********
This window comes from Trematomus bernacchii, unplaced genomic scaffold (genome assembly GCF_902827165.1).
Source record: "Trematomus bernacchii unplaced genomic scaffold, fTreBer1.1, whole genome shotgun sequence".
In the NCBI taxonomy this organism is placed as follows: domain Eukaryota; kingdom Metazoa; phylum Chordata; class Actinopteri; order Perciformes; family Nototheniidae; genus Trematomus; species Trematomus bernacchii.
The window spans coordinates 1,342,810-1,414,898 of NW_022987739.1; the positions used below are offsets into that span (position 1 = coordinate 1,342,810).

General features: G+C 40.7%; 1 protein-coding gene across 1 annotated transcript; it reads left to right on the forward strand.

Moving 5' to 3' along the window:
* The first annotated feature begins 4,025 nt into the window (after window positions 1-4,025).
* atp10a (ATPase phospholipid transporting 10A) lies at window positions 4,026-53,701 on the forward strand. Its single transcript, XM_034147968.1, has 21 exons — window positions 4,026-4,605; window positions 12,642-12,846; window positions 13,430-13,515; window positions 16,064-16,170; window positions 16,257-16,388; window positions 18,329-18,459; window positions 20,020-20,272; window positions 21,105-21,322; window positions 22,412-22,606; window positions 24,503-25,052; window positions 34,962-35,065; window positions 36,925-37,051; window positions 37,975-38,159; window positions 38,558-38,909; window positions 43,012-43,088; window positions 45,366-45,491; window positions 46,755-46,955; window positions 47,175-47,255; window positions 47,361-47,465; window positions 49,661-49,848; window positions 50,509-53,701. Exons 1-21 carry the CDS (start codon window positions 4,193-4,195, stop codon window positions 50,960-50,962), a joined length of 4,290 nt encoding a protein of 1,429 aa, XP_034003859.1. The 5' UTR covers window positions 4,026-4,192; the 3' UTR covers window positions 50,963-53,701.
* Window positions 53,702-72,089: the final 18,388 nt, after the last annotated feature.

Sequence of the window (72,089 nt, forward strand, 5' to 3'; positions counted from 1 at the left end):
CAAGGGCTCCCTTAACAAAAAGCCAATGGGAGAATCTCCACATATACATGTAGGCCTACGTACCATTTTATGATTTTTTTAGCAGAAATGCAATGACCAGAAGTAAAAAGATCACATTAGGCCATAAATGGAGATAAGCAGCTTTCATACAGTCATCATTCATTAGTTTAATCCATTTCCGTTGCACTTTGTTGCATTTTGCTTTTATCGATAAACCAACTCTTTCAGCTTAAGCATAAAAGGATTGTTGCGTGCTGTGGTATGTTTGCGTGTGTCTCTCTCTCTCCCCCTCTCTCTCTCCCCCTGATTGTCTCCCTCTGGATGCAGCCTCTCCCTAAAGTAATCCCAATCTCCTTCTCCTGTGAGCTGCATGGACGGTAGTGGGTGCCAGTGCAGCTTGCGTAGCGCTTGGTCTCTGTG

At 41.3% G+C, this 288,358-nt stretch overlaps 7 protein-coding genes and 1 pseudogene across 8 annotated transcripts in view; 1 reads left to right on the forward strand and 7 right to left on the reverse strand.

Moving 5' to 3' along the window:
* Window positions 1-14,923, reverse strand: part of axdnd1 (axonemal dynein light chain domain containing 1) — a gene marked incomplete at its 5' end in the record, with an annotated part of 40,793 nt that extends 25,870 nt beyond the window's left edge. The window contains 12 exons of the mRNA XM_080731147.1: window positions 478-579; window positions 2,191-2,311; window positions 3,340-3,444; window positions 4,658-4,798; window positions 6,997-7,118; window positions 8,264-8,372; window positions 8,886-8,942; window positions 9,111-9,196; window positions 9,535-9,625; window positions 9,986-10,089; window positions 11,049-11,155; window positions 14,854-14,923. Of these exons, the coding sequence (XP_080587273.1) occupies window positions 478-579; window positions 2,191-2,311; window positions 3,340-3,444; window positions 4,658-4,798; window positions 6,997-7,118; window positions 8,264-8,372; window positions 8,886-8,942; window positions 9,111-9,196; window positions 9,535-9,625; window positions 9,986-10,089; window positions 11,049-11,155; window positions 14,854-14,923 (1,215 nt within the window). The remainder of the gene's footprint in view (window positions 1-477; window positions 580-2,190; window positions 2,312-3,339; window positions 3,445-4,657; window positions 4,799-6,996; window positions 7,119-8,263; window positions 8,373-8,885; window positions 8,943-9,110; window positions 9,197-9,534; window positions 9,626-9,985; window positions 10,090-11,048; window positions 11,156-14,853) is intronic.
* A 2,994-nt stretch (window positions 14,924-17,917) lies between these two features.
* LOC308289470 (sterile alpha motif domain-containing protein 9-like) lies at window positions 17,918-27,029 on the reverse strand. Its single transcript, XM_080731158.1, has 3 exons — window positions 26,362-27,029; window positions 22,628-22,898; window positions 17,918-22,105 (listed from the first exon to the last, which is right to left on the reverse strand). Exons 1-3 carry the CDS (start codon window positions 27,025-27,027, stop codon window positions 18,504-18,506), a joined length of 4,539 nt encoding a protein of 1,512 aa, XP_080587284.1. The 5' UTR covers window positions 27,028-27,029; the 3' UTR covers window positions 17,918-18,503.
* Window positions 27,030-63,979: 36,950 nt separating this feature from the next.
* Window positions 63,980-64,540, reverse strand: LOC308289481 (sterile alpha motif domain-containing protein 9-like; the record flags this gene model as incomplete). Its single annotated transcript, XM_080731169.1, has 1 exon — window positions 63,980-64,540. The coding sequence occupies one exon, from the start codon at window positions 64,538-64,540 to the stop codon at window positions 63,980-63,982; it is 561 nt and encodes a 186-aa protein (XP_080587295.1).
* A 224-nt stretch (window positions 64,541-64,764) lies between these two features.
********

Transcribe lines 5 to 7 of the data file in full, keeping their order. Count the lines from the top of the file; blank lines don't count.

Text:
General features: G+C 40.7%; 1 protein-coding gene across 1 annotated transcript; it reads left to right on the forward strand.

Moving 5' to 3' along the window:
* The first annotated feature begins 4,025 nt into the window (after window positions 1-4,025).